April 2010
Volume 51, Issue 13
Free
ARVO Annual Meeting Abstract  |   April 2010
Altered Corneal Wound Healing in Transglutaminase 2 (TG2-/-) Deficient Mice
Author Affiliations & Notes
  • S. S. Chaurasia
    Ophthalmic Research, Singapore Eye Research Institute, Singapore, Singapore
  • A. K. Riau
    Ophthalmic Research, Singapore Eye Research Institute, Singapore, Singapore
  • T. T. Wong
    Singapore National Eye Centre, Singapore, Singapore
    National University of Singapore, Singapore, Singapore
  • L. Tong
    Singapore National Eye Centre, Singapore, Singapore
    Duke-NUS Granduate Medical School, Singapore, Singapore
  • Footnotes
    Commercial Relationships  S.S. Chaurasia, None; A.K. Riau, None; T.T. Wong, None; L. Tong, None.
  • Footnotes
    Support  Translational Clinical Research Grant NMRC/TCR/002-SERI/2008
Investigative Ophthalmology & Visual Science April 2010, Vol.51, 360. doi:
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    • Get Citation

      S. S. Chaurasia, A. K. Riau, T. T. Wong, L. Tong; Altered Corneal Wound Healing in Transglutaminase 2 (TG2-/-) Deficient Mice. Invest. Ophthalmol. Vis. Sci. 2010;51(13):360.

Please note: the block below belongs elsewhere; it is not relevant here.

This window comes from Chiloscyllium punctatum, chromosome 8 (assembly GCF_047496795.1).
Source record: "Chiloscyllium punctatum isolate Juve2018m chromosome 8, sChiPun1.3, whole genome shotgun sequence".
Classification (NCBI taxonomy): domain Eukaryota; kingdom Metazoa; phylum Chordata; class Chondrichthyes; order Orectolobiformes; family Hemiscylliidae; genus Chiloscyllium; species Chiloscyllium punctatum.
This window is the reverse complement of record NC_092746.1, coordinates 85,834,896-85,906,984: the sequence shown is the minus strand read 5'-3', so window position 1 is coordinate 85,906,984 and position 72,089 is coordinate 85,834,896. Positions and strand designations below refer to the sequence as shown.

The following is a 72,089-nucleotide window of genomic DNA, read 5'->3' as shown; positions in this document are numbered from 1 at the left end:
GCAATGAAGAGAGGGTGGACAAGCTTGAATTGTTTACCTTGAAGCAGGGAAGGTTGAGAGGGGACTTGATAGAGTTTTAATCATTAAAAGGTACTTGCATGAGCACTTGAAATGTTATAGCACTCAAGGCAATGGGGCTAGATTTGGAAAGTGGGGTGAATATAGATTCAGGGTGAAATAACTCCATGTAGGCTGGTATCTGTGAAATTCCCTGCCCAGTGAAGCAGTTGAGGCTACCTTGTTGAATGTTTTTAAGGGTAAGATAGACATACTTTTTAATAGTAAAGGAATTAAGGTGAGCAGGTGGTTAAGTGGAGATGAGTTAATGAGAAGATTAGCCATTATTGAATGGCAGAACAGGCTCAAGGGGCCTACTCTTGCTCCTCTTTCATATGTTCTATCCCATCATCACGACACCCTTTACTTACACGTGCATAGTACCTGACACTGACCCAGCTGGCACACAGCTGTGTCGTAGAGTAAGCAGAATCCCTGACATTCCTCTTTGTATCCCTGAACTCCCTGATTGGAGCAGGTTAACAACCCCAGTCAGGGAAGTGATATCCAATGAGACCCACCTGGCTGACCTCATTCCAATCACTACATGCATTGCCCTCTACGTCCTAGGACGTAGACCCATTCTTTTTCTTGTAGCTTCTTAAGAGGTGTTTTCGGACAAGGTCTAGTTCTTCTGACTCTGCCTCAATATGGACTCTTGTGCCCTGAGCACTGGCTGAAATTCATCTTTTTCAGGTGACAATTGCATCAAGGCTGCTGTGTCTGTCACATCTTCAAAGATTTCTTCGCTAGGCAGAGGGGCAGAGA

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      © ARVO (1962-2015); The Authors (2016-present)

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Abstract

Purpose: : Transglutaminase 2 (TG2) plays a multifunctional role during tissue repair to modulate cell-matrix interactions, cell adhesion, collagen synthesis, extracellular matrix restructuring and organization. We propose to evaluate the role of TG2 during corneal epithelial wound healing in TG2 deficient (TG2-/-) mice.

Methods: : 4-6 weeks old wild type (WT) and transglutaminase 2 (TG2-/-) deficient mice with C57BL/6 background were selected for this study. WT and TG2-/- animals were divided into five groups and sacrificed after days 1, 2, 3, 5, and 7 to determine the rate of corneal epithelial wound closure. Each group contained 6 animals and only one eye from each animal was used for experiments. Epithelial injury was achieved with the use of a #64 Beaver blade scraping the entire central cornea except for a 0.5 mm rim at the limbus. Presence of collagen I, TG2, laminin, fibronectin, and SPARC expression were evaluated by immunohistochemistry and western blot analysis. In situ zymography was performed to localize the gelatinase activity in cornea.

Results: : Rate of re-epithelialisation in the TG2-/- mice was significantly slower than WT. The expression of collagen, fibronectin, laminin, and SPARC were upregulated in concert with the initial stages of wound healing, but decreased after complete re-epithelialisation. In situ zymography showed increased gelatinolytic activity during the initial phase of wound healing.

Conclusions: : TG2 appears to play a central role in the expression and activities of various key wound healing molecules involved in corneal epithelial injury.

Keywords: wound healing • cornea: epithelium • transgenics/knock-outs 
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